Victor offers single seats as new approach to private jets
Victor claims it can ‘democratise’ private aviation. The company, which aims to cut the cost of private jet travel by selling individual seats on charters, will struggle to convince flyers to share their jets. But they might do well as a charter broker.
Clive Jackson, a London web entrepreneur, used a scheduled airline when travelling between his home and his holiday villa in Palma de Mallorca. That was until BMI cancelled the route.
As he sat on the airline’s last scheduled flight he thought there must be an alternative to low-cost airlines. After conducting a quick poll of his fellow business passengers, Jackson left the plane with several business cards. He promised them he would provide a solution.
That solution was Victor.
Victor is a free membership website that promises to cut the cost of private jet travel by: allowing users to buy single seats on other members’ charters; sell spare seats on their own; or get together with other members to charter a flight.
It launched on August 15 after a six month soft opening. It now has contracts with 38 business jets operators, with more than 170 aircraft (which allows it, mischievously, to claim that it has access to more jets than NetJets Europe). By the middle of October it had 486 “members”. It costs nothing to join.
At the most simple, members can use Victor to book flights. As you would expect from the founder of one of London’s most highly regarded web development agencies, the site is elegant and well designed.
Jackson also believes he is bringing a unique consumer perspective to private aviation. “I looked at it from the standpoint of the consumer, and as a consumer this is what I would design,” he says, “with Victor you’re not listening to some guy on the end of a phone telling you you’re getting the best deal, all the information is there so you can make an informed decision.”
Jackson sees a future without what he calls the “black art” of private jet brokering. “If these guys don’t add value, then why do we need them?” he says.
Jackson believes that Victor can do for private aviation what comparison sites have done for consumers in insurance and energy markets.
“Look at comparethemarket.com [a UK car insurance comparison site], people always want to get the same thing for less money, and the way to do that is transparency,” says Jackson.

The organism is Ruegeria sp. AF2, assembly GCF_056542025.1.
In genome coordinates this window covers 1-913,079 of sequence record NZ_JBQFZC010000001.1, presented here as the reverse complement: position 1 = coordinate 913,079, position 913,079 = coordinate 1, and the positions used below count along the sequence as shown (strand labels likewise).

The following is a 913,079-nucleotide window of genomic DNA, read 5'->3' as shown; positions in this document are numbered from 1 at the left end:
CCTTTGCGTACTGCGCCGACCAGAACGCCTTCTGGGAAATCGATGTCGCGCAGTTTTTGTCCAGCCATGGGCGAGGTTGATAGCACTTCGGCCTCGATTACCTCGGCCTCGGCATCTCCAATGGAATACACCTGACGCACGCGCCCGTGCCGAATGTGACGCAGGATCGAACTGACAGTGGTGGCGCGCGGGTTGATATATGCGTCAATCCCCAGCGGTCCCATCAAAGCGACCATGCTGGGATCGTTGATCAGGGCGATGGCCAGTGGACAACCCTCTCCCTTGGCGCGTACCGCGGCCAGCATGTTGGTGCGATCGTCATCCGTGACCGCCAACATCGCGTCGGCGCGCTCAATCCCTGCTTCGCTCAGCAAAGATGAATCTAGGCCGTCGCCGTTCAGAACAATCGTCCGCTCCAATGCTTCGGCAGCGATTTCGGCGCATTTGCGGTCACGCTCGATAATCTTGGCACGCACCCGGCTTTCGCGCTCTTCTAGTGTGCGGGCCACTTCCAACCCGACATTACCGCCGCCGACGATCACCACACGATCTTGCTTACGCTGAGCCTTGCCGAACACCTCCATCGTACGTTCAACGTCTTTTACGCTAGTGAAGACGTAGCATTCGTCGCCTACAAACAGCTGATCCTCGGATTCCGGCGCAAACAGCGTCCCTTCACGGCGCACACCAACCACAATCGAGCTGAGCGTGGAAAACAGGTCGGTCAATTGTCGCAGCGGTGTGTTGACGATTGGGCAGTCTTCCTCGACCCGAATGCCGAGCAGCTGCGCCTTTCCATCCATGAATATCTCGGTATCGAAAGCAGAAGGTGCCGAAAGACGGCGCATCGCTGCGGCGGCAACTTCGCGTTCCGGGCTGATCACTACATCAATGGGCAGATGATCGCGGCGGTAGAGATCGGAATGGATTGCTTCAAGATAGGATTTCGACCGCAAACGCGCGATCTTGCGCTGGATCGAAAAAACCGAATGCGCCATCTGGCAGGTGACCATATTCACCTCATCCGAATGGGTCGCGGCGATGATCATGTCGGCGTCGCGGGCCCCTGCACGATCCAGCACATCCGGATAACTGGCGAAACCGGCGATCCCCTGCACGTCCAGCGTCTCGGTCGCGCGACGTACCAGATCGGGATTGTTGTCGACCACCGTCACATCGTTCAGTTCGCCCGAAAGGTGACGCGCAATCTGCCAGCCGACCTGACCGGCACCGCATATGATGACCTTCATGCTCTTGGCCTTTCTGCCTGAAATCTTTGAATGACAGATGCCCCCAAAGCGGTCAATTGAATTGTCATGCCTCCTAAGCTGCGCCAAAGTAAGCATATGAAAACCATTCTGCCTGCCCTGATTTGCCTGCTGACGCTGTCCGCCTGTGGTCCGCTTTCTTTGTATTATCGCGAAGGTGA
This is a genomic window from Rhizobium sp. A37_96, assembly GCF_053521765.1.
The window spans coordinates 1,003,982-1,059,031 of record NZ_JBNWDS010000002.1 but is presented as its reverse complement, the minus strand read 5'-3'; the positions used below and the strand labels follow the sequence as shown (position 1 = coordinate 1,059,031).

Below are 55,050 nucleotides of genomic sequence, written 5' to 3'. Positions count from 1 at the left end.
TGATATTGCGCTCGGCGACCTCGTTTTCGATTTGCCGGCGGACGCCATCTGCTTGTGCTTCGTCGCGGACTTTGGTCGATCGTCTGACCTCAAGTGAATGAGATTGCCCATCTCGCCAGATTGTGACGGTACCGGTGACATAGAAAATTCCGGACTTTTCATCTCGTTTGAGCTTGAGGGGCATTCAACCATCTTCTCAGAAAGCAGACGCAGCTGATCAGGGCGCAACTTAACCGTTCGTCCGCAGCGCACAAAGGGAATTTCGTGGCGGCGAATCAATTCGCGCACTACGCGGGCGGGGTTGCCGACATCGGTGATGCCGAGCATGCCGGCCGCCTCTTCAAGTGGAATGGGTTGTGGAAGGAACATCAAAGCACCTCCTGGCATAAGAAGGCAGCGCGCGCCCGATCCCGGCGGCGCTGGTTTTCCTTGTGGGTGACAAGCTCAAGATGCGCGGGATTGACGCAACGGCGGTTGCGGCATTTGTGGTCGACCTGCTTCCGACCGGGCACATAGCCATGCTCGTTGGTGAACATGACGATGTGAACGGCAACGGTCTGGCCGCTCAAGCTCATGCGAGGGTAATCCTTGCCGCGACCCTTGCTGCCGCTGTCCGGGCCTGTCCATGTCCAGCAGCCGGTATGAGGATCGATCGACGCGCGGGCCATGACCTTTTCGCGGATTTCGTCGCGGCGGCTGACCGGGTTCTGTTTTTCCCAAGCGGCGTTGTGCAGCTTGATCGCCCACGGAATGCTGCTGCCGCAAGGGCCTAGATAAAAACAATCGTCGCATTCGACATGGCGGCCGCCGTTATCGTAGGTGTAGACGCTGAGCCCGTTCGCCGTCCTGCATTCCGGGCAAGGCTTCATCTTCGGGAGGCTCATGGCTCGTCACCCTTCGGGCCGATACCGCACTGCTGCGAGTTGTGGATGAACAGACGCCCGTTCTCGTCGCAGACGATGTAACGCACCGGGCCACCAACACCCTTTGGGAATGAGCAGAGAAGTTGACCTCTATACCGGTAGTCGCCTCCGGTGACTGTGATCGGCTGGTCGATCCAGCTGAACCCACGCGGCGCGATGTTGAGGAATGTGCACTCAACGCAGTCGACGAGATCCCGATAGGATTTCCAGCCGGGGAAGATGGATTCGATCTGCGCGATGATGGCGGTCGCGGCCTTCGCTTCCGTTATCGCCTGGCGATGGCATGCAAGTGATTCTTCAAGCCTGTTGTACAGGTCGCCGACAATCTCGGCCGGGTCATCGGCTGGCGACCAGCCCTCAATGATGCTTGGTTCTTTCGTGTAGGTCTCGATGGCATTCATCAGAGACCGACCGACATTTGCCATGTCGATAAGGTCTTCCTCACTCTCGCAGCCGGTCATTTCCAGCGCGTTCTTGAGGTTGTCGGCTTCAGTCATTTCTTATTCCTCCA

He says Victor provides as much transparency as it can. A flat transaction fee of 5% is charged, which Jackson claims is significantly lower than most brokers (although one broker said due to competition 5% is common for brokers, who typically aim for around 7%). When entering a charter request, the website offers users an indicative cost based on previous charters booked by other members and Avinode pricing.
However Victor still operates much like a traditional charter broker. When a request is made three quotes are obtained from different operators and the buyer makes a choice. The difference is Victor conducts the entire process online, from request to booking.
What is different to broker websites is the ability to purchase individual seats on chartered aircraft. Members selling their spare capacity get 70% of the revenue from any seats sold.
Victor’s model is based on the idea that passengers are willing to invite others on to their flights to save money but its founder admits that the majority of them are not taking the offer.
The problem for Victor is that while aiming to make private jet travel more accessible to those who cannot afford to charter a whole jet, the decision to offer their spare seats is left to those that can afford to pay.
Jackson disagrees. “Say a couple charters a six-seat business jet for £6,000. If they let us sell the four remaining seats and they are all taken by other members, they get a call from us saying ‘you’re now paying about a third of that.’ That’s a pretty nice buzz to have.”
Members can also indicate an interest in future flights and the system responds directly to customer demand.
An algorithm recognises when several members have indicated they are interested in flying the same route on the same date, automatically pre-books a jet for that route and date and offers the seats to those passengers.
“We want to democratise private aviation,” says Jackson, “we enable like-minded individuals to use their collective buying power to fly for less.”
By focusing on cost, Jackson wants to open private aviation to a wider audience. Victor allows members to ‘bid’ on seats, indicating, for example, that they are willing to fly if three others join the flight to make their seat a quarter of the cost of the whole charter.
Victor’s founder and CEO is confident that he has found something that works. “Our website’s conversion ratios are very good, and I’m very confident in demand,” he says, “we’re going to take this Europe-wide and then to the US.”
This could be good news for airline passengers who lose scheduled services.